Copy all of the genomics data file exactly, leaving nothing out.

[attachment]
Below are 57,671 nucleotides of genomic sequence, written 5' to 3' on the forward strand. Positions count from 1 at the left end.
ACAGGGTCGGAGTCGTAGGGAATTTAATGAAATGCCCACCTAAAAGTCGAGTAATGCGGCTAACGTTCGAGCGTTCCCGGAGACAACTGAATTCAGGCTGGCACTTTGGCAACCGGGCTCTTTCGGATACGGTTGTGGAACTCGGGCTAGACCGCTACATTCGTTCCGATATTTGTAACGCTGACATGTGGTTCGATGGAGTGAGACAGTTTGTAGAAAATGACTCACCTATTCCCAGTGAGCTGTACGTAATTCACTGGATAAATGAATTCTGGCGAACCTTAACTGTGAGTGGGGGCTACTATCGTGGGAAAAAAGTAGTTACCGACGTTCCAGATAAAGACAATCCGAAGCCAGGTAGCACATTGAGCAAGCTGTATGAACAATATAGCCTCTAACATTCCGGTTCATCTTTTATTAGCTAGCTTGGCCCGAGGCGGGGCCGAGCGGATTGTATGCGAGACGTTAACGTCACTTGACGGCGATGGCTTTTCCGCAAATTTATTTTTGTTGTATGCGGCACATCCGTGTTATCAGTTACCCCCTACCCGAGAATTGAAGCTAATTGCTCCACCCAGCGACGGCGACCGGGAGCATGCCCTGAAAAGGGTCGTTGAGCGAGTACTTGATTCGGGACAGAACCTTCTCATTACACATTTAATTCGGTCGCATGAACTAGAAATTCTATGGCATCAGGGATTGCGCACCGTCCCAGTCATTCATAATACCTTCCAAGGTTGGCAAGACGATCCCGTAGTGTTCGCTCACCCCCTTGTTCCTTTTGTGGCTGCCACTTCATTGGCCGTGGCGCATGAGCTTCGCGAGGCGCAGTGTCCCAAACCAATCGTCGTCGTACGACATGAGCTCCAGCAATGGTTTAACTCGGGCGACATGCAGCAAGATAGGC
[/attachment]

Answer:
Below are 57,671 nucleotides of genomic sequence, written 5' to 3' on the forward strand. Positions count from 1 at the left end.
ACAGGGTCGGAGTCGTAGGGAATTTAATGAAATGCCCACCTAAAAGTCGAGTAATGCGGCTAACGTTCGAGCGTTCCCGGAGACAACTGAATTCAGGCTGGCACTTTGGCAACCGGGCTCTTTCGGATACGGTTGTGGAACTCGGGCTAGACCGCTACATTCGTTCCGATATTTGTAACGCTGACATGTGGTTCGATGGAGTGAGACAGTTTGTAGAAAATGACTCACCTATTCCCAGTGAGCTGTACGTAATTCACTGGATAAATGAATTCTGGCGAACCTTAACTGTGAGTGGGGGCTACTATCGTGGGAAAAAAGTAGTTACCGACGTTCCAGATAAAGACAATCCGAAGCCAGGTAGCACATTGAGCAAGCTGTATGAACAATATAGCCTCTAACATTCCGGTTCATCTTTTATTAGCTAGCTTGGCCCGAGGCGGGGCCGAGCGGATTGTATGCGAGACGTTAACGTCACTTGACGGCGATGGCTTTTCCGCAAATTTATTTTTGTTGTATGCGGCACATCCGTGTTATCAGTTACCCCCTACCCGAGAATTGAAGCTAATTGCTCCACCCAGCGACGGCGACCGGGAGCATGCCCTGAAAAGGGTCGTTGAGCGAGTACTTGATTCGGGACAGAACCTTCTCATTACACATTTAATTCGGTCGCATGAACTAGAAATTCTATGGCATCAGGGATTGCGCACCGTCCCAGTCATTCATAATACCTTCCAAGGTTGGCAAGACGATCCCGTAGTGTTCGCTCACCCCCTTGTTCCTTTTGTGGCTGCCACTTCATTGGCCGTGGCGCATGAGCTTCGCGAGGCGCAGTGTCCCAAACCAATCGTCGTCGTACGACATGAGCTCCAGCAATGGTTTAACTCGGGCGACATGCAGCAAGATAGGC